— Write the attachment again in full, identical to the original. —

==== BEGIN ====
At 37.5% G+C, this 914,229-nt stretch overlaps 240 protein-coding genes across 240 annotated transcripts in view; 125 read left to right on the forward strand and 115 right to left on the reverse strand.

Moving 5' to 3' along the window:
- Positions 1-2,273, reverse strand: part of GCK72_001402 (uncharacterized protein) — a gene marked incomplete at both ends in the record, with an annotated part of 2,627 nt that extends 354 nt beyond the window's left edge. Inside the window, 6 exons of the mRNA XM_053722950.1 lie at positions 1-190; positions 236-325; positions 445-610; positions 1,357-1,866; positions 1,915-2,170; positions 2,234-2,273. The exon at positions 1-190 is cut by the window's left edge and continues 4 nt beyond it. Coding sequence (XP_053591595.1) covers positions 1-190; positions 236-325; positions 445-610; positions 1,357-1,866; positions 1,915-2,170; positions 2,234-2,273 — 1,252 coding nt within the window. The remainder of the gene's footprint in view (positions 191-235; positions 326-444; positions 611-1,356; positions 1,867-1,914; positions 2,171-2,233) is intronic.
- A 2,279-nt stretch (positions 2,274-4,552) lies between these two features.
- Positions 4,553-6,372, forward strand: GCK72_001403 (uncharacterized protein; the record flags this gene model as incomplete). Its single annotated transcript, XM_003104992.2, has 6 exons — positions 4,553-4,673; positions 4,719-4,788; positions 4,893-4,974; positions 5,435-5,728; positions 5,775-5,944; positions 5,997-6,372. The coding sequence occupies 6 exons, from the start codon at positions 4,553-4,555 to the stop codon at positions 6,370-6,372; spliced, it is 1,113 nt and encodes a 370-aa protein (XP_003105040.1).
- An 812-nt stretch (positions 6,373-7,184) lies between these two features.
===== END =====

At 37.5% G+C, this 914,229-nt stretch overlaps 240 protein-coding genes across 240 annotated transcripts in view; 125 read left to right on the forward strand and 115 right to left on the reverse strand.

Moving 5' to 3' along the window:
- Positions 1-2,273, reverse strand: part of GCK72_001402 (uncharacterized protein) — a gene marked incomplete at both ends in the record, with an annotated part of 2,627 nt that extends 354 nt beyond the window's left edge. Inside the window, 6 exons of the mRNA XM_053722950.1 lie at positions 1-190; positions 236-325; positions 445-610; positions 1,357-1,866; positions 1,915-2,170; positions 2,234-2,273. The exon at positions 1-190 is cut by the window's left edge and continues 4 nt beyond it. Coding sequence (XP_053591595.1) covers positions 1-190; positions 236-325; positions 445-610; positions 1,357-1,866; positions 1,915-2,170; positions 2,234-2,273 — 1,252 coding nt within the window. The remainder of the gene's footprint in view (positions 191-235; positions 326-444; positions 611-1,356; positions 1,867-1,914; positions 2,171-2,233) is intronic.
- A 2,279-nt stretch (positions 2,274-4,552) lies between these two features.
- Positions 4,553-6,372, forward strand: GCK72_001403 (uncharacterized protein; the record flags this gene model as incomplete). Its single annotated transcript, XM_003104992.2, has 6 exons — positions 4,553-4,673; positions 4,719-4,788; positions 4,893-4,974; positions 5,435-5,728; positions 5,775-5,944; positions 5,997-6,372. The coding sequence occupies 6 exons, from the start codon at positions 4,553-4,555 to the stop codon at positions 6,370-6,372; spliced, it is 1,113 nt and encodes a 370-aa protein (XP_003105040.1).
- An 812-nt stretch (positions 6,373-7,184) lies between these two features.